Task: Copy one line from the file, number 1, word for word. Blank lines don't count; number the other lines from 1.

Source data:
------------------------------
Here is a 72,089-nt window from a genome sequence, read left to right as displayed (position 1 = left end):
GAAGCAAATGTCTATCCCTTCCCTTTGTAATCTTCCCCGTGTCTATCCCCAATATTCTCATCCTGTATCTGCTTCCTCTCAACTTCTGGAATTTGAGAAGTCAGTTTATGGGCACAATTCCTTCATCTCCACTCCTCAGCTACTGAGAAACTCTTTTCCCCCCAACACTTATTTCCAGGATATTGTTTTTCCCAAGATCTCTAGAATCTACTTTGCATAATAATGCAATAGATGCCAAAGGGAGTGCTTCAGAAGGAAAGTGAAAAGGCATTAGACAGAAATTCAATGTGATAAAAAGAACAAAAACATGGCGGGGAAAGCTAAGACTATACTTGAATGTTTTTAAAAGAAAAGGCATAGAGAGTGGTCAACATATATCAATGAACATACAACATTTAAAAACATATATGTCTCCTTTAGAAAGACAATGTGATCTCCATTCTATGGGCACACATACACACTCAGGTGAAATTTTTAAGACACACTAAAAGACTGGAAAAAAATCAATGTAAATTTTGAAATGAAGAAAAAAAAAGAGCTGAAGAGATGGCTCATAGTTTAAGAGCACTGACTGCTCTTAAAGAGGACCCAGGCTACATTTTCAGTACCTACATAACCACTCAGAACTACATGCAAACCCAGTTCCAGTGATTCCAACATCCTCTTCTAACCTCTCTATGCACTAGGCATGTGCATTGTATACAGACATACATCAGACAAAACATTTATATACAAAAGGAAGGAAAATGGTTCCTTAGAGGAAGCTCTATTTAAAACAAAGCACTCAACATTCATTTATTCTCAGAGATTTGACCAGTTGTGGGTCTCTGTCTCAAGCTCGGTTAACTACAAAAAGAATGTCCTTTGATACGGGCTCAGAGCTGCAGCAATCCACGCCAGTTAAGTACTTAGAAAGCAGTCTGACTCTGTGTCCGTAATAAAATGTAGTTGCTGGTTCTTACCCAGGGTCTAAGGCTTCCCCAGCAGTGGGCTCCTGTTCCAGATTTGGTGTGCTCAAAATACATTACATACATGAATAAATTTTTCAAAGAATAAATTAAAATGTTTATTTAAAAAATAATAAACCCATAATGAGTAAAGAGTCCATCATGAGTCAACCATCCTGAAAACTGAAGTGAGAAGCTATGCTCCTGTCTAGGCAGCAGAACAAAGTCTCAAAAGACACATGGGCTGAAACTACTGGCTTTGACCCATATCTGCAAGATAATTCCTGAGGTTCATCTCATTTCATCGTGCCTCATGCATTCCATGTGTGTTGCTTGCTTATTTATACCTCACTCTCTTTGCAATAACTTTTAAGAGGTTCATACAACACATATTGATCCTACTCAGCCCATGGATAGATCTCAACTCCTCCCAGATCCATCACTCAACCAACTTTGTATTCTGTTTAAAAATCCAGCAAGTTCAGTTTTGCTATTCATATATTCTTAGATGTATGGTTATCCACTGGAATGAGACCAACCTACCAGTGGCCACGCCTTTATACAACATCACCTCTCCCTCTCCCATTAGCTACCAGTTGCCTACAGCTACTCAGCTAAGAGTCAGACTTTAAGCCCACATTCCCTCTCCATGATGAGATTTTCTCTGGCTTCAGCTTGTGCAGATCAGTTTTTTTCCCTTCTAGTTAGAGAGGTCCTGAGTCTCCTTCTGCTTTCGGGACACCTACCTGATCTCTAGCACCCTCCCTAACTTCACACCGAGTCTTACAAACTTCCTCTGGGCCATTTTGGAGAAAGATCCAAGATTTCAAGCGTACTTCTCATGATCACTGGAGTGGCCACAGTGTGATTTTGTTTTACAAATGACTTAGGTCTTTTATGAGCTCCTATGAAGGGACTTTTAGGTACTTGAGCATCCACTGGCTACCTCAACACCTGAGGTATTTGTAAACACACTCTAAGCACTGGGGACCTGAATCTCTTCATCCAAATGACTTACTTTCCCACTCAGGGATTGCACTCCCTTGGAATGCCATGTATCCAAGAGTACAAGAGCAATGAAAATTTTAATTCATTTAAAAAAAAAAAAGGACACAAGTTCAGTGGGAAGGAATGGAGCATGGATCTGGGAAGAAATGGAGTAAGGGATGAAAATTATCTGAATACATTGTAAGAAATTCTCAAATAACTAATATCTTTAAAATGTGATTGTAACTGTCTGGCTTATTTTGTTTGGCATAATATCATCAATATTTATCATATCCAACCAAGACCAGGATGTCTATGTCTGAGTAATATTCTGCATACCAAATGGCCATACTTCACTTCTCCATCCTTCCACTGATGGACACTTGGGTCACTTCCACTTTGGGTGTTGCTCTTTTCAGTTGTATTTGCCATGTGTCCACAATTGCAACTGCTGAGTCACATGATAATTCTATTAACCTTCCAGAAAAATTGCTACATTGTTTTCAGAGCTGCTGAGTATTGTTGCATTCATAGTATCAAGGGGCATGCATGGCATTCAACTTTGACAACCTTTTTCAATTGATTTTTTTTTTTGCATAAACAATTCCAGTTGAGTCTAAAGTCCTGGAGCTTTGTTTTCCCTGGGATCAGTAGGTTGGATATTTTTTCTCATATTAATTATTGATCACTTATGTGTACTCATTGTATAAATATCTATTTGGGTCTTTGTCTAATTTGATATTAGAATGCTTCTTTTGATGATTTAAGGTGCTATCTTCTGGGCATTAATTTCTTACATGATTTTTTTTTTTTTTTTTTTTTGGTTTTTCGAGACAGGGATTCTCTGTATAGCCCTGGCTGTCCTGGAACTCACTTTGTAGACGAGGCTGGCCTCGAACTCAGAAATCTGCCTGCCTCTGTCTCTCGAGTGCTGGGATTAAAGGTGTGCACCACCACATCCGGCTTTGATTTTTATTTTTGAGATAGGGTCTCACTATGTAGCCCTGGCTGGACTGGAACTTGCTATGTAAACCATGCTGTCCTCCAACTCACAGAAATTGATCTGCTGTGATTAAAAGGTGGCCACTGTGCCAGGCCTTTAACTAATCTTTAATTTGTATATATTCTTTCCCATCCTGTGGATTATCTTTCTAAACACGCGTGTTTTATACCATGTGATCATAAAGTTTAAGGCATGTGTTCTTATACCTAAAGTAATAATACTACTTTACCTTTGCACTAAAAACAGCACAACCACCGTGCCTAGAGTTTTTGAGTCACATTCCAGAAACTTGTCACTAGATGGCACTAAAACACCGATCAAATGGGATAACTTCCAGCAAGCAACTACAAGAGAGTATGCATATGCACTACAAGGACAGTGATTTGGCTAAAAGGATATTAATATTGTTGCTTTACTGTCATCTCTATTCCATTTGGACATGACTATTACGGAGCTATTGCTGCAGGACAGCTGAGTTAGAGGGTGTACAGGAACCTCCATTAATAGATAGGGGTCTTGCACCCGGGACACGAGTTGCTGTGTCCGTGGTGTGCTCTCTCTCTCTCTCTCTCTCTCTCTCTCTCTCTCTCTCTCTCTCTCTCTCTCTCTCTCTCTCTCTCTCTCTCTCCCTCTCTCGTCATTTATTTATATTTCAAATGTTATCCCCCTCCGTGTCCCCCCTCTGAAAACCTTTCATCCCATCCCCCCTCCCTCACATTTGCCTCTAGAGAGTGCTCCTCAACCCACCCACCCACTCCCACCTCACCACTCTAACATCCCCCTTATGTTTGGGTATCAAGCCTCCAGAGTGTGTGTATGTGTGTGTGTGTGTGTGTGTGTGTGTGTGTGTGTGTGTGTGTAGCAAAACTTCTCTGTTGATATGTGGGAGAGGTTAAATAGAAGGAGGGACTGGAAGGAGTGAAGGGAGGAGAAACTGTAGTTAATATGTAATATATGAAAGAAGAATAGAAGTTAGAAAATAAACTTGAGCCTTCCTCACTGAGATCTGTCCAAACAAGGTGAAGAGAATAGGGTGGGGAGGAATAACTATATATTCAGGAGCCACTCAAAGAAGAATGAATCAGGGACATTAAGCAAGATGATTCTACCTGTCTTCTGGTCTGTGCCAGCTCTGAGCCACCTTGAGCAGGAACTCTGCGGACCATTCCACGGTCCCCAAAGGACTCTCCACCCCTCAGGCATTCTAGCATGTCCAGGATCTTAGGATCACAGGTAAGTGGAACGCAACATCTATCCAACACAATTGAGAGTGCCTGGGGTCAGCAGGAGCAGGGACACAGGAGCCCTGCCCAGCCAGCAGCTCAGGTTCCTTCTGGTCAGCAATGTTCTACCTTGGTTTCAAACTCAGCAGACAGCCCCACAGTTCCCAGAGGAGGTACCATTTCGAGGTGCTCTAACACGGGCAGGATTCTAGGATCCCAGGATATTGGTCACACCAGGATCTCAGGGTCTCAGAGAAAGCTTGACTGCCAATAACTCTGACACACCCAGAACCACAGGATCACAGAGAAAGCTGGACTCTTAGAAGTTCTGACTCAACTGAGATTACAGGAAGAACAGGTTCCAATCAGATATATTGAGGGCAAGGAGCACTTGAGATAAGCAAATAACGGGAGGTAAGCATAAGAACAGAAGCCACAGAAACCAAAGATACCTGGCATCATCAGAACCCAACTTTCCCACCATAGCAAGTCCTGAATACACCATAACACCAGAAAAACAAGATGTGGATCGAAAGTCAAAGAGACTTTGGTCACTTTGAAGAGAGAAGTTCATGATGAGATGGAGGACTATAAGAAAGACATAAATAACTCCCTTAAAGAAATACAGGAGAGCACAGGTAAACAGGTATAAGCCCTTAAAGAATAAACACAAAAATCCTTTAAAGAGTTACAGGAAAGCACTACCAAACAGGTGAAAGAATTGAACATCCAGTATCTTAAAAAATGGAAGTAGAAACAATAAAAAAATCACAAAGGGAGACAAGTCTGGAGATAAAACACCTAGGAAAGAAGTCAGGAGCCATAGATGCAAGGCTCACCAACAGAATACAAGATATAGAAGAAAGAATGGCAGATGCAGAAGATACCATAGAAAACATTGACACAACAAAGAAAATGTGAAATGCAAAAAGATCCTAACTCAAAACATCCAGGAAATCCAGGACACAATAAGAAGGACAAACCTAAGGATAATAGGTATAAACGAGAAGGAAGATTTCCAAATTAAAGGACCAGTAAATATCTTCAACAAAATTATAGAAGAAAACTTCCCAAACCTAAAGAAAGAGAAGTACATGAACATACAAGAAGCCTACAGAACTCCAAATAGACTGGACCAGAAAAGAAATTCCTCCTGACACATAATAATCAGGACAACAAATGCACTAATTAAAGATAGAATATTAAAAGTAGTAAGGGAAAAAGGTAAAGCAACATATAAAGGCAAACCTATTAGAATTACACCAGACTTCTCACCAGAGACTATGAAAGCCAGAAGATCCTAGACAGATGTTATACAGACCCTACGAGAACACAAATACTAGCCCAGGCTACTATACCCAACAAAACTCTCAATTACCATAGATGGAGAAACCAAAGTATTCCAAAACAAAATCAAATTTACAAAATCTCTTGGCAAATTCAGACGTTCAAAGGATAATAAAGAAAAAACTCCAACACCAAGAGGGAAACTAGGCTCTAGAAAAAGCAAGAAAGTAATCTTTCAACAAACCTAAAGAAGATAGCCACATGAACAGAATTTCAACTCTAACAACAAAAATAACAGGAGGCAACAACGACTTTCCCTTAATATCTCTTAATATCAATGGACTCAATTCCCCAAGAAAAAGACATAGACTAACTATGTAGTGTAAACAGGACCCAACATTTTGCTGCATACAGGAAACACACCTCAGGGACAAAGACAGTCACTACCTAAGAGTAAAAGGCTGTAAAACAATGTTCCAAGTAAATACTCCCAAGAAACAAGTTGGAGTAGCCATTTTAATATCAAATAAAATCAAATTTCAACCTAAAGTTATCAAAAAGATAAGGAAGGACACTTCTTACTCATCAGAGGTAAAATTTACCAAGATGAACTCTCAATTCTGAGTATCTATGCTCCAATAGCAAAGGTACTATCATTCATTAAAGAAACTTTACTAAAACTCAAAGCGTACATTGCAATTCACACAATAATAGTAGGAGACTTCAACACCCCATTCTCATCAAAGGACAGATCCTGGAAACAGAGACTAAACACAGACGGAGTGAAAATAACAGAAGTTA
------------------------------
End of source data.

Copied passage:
Here is a 72,089-nt window from a genome sequence, read left to right as displayed (position 1 = left end):